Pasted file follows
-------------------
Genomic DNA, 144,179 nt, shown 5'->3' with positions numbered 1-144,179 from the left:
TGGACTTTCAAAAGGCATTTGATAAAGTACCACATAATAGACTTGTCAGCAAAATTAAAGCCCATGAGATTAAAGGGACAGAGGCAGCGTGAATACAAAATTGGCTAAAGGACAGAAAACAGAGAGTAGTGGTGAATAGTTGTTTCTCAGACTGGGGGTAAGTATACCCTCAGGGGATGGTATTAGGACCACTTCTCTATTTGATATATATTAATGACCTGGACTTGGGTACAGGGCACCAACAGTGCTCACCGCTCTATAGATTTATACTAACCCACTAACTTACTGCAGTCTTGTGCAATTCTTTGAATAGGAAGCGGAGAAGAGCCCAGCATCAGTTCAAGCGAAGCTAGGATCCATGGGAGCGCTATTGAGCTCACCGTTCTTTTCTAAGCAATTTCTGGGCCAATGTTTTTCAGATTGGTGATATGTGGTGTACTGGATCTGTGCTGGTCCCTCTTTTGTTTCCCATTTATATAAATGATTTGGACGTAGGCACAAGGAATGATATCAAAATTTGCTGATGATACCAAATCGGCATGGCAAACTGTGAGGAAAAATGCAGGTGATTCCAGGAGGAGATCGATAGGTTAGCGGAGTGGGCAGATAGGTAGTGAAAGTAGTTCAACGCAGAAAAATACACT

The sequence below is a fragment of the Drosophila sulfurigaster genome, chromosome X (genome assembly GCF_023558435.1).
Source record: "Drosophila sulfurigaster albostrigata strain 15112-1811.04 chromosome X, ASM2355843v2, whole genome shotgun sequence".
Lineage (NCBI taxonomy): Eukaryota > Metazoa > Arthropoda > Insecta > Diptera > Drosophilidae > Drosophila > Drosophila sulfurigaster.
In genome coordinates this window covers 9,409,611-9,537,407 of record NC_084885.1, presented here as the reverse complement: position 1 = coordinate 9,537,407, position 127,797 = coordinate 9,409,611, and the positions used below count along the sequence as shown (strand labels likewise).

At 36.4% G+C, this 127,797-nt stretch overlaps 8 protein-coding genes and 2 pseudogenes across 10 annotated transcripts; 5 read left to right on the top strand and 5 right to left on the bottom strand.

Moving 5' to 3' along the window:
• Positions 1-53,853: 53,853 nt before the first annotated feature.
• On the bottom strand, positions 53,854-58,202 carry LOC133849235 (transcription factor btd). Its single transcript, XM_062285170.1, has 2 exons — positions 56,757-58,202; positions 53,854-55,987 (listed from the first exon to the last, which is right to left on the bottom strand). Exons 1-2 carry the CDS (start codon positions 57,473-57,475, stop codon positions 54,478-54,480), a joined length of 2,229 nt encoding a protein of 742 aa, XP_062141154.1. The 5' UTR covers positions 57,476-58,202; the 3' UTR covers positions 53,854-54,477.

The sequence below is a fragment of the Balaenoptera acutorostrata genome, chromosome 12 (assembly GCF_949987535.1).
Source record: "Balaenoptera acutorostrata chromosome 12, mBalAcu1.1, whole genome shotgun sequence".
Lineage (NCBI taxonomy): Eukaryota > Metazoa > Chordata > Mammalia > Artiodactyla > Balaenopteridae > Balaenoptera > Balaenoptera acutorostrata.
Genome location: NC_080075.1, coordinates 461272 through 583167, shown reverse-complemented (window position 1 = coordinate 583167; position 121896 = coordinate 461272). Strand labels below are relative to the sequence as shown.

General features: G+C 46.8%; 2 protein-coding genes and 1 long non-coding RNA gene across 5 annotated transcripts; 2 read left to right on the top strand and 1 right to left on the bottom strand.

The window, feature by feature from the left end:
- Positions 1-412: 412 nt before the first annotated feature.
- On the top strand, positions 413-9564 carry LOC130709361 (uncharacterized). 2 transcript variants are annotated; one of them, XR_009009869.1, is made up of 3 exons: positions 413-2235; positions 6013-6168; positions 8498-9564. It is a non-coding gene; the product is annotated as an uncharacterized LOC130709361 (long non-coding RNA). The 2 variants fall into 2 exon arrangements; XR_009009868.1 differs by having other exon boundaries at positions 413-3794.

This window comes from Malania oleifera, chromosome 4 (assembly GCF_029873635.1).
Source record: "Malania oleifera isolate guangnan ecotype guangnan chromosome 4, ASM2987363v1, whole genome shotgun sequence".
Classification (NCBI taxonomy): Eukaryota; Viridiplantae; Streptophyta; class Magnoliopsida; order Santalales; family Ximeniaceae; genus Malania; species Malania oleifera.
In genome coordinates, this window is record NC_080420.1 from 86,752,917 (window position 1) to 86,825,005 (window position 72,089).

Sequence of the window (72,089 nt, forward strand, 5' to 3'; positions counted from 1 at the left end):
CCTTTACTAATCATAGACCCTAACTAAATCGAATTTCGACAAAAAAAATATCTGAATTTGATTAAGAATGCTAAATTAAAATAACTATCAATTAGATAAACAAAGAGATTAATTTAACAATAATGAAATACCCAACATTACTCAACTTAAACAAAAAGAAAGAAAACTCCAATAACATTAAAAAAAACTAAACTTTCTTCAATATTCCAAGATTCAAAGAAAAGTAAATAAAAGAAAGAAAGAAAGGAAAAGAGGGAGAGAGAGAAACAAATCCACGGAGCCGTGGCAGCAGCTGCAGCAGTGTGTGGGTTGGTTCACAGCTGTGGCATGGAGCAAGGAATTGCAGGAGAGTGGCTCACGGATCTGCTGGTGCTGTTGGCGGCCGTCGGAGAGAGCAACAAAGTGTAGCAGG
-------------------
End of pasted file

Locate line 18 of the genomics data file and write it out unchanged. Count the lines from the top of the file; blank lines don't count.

- On the top strand, positions 413-9564 carry LOC130709361 (uncharacterized). 2 transcript variants are annotated; one of them, XR_009009869.1, is made up of 3 exons: positions 413-2235; positions 6013-6168; positions 8498-9564. It is a non-coding gene; the product is annotated as an uncharacterized LOC130709361 (long non-coding RNA). The 2 variants fall into 2 exon arrangements; XR_009009868.1 differs by having other exon boundaries at positions 413-3794.